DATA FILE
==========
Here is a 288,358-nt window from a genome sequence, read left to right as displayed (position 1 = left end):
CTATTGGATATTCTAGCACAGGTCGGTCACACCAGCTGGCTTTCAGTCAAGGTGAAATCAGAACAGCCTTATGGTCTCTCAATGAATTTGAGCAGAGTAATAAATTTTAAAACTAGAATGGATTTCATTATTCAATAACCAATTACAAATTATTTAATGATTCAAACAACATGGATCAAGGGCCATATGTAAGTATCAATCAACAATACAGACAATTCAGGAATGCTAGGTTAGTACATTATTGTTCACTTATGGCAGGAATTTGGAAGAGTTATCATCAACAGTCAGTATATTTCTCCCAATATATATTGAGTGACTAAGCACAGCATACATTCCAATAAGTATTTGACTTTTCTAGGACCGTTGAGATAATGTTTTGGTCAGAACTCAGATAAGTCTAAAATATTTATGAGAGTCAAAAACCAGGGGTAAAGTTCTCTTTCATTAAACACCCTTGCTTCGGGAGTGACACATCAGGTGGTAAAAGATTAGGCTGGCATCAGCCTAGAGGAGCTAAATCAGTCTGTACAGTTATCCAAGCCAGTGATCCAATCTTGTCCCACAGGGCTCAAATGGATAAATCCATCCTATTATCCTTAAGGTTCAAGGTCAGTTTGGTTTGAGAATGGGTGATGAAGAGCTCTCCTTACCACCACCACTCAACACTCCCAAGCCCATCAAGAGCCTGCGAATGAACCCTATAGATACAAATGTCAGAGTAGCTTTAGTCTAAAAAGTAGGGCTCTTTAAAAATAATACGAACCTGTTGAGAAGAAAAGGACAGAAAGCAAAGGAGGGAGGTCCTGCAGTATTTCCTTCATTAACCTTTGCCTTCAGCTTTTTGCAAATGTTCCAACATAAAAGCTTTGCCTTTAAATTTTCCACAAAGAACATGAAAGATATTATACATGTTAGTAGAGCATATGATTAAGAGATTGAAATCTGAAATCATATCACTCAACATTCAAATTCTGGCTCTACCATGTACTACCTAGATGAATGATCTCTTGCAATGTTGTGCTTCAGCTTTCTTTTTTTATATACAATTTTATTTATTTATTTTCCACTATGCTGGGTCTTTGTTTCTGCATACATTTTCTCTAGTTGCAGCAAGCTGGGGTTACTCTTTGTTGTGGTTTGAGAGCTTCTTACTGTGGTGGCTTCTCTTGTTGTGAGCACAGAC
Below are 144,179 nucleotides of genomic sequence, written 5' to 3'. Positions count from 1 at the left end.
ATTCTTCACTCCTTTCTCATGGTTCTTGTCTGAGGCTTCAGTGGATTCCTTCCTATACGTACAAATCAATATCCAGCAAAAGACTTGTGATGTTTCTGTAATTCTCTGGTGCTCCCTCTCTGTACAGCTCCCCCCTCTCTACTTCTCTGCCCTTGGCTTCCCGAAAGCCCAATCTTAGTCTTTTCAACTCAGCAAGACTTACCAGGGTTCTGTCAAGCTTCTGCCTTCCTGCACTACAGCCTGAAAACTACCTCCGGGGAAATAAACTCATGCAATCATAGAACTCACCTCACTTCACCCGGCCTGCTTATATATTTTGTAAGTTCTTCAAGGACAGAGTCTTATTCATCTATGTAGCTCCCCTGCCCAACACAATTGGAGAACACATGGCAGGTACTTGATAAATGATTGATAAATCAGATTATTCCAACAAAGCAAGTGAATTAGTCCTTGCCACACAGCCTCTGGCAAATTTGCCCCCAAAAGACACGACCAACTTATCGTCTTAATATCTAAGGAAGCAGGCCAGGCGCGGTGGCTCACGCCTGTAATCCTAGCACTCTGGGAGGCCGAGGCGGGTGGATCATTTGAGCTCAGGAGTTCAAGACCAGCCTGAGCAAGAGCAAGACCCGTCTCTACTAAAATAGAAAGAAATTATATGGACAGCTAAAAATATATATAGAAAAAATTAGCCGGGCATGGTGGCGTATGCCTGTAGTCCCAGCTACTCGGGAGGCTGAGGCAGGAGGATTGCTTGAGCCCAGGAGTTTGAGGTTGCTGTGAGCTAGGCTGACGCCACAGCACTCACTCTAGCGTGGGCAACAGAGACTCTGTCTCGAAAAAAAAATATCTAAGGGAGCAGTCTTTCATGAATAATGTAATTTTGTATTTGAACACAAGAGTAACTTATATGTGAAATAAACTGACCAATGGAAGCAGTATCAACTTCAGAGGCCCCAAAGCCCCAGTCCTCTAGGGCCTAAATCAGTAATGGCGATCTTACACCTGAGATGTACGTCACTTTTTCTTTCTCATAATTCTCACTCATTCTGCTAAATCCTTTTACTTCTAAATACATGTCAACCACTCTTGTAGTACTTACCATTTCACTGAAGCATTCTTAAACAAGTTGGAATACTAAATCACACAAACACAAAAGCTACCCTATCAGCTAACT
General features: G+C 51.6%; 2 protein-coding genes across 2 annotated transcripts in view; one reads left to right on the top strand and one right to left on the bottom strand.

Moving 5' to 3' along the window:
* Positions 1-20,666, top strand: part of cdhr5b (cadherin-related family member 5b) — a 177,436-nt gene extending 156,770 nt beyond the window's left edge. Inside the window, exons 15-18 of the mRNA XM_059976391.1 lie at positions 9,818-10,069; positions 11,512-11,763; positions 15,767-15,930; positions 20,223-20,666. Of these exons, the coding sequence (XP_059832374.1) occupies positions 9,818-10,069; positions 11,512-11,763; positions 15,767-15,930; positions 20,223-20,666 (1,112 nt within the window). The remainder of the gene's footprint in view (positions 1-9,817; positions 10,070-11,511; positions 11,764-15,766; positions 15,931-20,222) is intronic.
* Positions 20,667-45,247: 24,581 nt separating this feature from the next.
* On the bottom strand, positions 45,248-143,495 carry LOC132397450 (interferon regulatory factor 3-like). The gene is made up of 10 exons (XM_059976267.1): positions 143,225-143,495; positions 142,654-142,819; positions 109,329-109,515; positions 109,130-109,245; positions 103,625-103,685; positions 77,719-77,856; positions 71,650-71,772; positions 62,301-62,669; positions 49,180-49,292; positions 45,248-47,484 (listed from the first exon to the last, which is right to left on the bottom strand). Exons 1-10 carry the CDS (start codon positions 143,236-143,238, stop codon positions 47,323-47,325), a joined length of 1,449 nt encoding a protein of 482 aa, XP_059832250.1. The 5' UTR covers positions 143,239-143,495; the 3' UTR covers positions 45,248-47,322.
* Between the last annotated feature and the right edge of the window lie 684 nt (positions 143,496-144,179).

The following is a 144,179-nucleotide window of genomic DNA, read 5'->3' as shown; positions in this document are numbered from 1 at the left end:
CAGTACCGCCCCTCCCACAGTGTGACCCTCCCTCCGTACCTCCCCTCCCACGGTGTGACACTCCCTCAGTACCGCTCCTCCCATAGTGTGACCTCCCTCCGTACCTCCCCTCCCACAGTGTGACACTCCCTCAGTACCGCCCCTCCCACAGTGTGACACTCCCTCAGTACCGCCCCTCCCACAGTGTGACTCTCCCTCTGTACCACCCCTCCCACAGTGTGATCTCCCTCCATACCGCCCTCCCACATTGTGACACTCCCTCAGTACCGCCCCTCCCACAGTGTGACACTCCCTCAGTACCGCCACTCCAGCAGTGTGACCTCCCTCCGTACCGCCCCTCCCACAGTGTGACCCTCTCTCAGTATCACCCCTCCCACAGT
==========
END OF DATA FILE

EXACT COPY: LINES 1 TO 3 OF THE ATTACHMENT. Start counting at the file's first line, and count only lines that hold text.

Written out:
Here is a 288,358-nt window from a genome sequence, read left to right as displayed (position 1 = left end):
CTATTGGATATTCTAGCACAGGTCGGTCACACCAGCTGGCTTTCAGTCAAGGTGAAATCAGAACAGCCTTATGGTCTCTCAATGAATTTGAGCAGAGTAATAAATTTTAAAACTAGAATGGATTTCATTATTCAATAACCAATTACAAATTATTTAATGATTCAAACAACATGGATCAAGGGCCATATGTAAGTATCAATCAACAATACAGACAATTCAGGAATGCTAGGTTAGTACATTATTGTTCACTTATGGCAGGAATTTGGAAGAGTTATCATCAACAGTCAGTATATTTCTCCCAATATATATTGAGTGACTAAGCACAGCATACATTCCAATAAGTATTTGACTTTTCTAGGACCGTTGAGATAATGTTTTGGTCAGAACTCAGATAAGTCTAAAATATTTATGAGAGTCAAAAACCAGGGGTAAAGTTCTCTTTCATTAAACACCCTTGCTTCGGGAGTGACACATCAGGTGGTAAAAGATTAGGCTGGCATCAGCCTAGAGGAGCTAAATCAGTCTGTACAGTTATCCAAGCCAGTGATCCAATCTTGTCCCACAGGGCTCAAATGGATAAATCCATCCTATTATCCTTAAGGTTCAAGGTCAGTTTGGTTTGAGAATGGGTGATGAAGAGCTCTCCTTACCACCACCACTCAACACTCCCAAGCCCATCAAGAGCCTGCGAATGAACCCTATAGATACAAATGTCAGAGTAGCTTTAGTCTAAAAAGTAGGGCTCTTTAAAAATAATACGAACCTGTTGAGAAGAAAAGGACAGAAAGCAAAGGAGGGAGGTCCTGCAGTATTTCCTTCATTAACCTTTGCCTTCAGCTTTTTGCAAATGTTCCAACATAAAAGCTTTGCCTTTAAATTTTCCACAAAGAACATGAAAGATATTATACATGTTAGTAGAGCATATGATTAAGAGATTGAAATCTGAAATCATATCACTCAACATTCAAATTCTGGCTCTACCATGTACTACCTAGATGAATGATCTCTTGCAATGTTGTGCTTCAGCTTTCTTTTTTTATATACAATTTTATTTATTTATTTTCCACTATGCTGGGTCTTTGTTTCTGCATACATTTTCTCTAGTTGCAGCAAGCTGGGGTTACTCTTTGTTGTGGTTTGAGAGCTTCTTACTGTGGTGGCTTCTCTTGTTGTGAGCACAGAC
Below are 144,179 nucleotides of genomic sequence, written 5' to 3'. Positions count from 1 at the left end.